Ky-Mani Marley’s starring role in 2002’s “Shottas” seemed like an unbelievable story of glorified gangsterism and cartoonish urban masculinity. As a son of the biggest reggae artist in the world who became famous for his ideals about humanity, it would seem impossible that he would know anything about economic struggles, street violence and clan conflict. His memoir Dear Dad uncovers a background that honestly bred the film from circumstances marked by privation that followed him from Jamaica to Miami. Ky-Mani’s childhood was a fatherless trip that did not entitle him to the same kinds of provisions his siblings had until he became of age. The senior Marley’s extramarital affair with Jamaican table tennis champion Anita Belnavis was subjugated by the responsibilities of stardom, a wife and other women. Ky-Mani’s fleeting contact with his father ended completely when the elder musician passed from cancer in 1981. The complex politics of blended families is evident when Ky-Mani is unable to attend his father’s funeral but sees his brothers Stephen and David dancing onstage at the ceremony. Material security lacked but he found the closeness with his mother’s side of the family to be priceless. Bitterness evaded him and his mother because survival was always a critical anxiety.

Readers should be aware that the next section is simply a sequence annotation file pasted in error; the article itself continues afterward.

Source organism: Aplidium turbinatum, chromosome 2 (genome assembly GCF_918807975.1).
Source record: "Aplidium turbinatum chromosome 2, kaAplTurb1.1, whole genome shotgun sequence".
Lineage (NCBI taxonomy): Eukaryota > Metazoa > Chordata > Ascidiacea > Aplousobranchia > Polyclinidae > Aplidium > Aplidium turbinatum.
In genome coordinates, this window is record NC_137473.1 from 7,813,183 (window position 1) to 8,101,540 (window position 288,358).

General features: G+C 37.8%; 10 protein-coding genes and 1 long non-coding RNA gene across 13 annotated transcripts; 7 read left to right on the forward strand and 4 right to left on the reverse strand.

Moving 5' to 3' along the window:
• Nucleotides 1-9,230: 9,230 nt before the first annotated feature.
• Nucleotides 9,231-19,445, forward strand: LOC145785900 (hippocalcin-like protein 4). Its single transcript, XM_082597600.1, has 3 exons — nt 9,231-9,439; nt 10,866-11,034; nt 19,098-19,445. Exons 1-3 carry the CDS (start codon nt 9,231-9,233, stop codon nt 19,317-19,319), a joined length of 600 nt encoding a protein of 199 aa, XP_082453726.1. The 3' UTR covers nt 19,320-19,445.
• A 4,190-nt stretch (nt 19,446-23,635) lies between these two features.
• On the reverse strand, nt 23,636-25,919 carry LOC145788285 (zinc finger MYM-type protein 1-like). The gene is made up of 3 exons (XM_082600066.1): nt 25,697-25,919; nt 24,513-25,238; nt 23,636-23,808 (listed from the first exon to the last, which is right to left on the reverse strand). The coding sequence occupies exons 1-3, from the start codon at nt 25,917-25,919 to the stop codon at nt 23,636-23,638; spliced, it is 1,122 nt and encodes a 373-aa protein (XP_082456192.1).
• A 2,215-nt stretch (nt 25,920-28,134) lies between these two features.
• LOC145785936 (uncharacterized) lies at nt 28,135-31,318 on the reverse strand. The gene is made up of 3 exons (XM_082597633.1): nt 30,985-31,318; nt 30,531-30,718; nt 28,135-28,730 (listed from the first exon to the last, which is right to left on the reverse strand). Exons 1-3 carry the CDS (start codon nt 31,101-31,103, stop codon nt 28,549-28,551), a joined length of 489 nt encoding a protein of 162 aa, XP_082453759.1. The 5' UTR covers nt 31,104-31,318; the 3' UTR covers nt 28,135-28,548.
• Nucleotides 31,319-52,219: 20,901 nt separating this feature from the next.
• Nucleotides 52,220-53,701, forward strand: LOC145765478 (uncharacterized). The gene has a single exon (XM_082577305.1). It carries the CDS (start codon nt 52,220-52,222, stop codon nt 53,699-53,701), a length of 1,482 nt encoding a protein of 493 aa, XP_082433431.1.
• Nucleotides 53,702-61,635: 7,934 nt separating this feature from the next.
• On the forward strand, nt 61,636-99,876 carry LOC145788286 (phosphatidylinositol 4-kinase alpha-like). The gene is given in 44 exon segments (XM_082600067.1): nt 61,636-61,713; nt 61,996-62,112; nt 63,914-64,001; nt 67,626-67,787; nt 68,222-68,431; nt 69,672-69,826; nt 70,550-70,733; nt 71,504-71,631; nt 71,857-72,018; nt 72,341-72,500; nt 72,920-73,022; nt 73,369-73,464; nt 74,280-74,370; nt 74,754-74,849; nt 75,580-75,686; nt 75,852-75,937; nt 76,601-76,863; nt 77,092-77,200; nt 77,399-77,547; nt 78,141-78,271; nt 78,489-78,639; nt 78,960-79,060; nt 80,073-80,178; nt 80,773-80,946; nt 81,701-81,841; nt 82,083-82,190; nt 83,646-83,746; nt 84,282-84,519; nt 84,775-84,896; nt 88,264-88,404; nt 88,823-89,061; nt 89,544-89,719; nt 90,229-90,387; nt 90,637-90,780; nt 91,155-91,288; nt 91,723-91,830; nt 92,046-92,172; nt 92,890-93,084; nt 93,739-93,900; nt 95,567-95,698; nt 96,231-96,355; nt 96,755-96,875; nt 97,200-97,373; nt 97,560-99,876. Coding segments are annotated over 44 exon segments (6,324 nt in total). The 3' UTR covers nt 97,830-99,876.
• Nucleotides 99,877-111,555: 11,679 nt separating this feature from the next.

Their journey from a two-room shack in Jamaica to a Miami ghetto is his introduction to crime, violence and thuglife. An uncle is a weed dealer who creates a scenario for Ky-Mani to manage the business and eventually sell his own product. Belnavis is a drug mule briefly who consults her son about her transactions and teaches him to use a gun. Interludes with his father’s family at the mansion with his siblings were short surreal visits that increased his awareness of just how bumpy life was at his permanent home. The chiding he received from schoolmates who learned of his situation exacerbated the already existing tension created from being a marginally recognized lovechild of a reggae superstar. Marley’s sixth son eventually takes advantage of his father’s DNA and becomes an artist. Music would start a course of rejuvenation regarding his feelings for his paternal family and give him new ground to bond with his brothers. The redemption his father sang about becomes his own when he accepts the brittleness of human nature with a compassion learned from his realization of the beauty in his struggle. Dear Dad’s personal journal style and confessional tone implies a therapeutic exercise and an unintentional message of inspiration from the son of one of the world’s biggest musical ambassadors.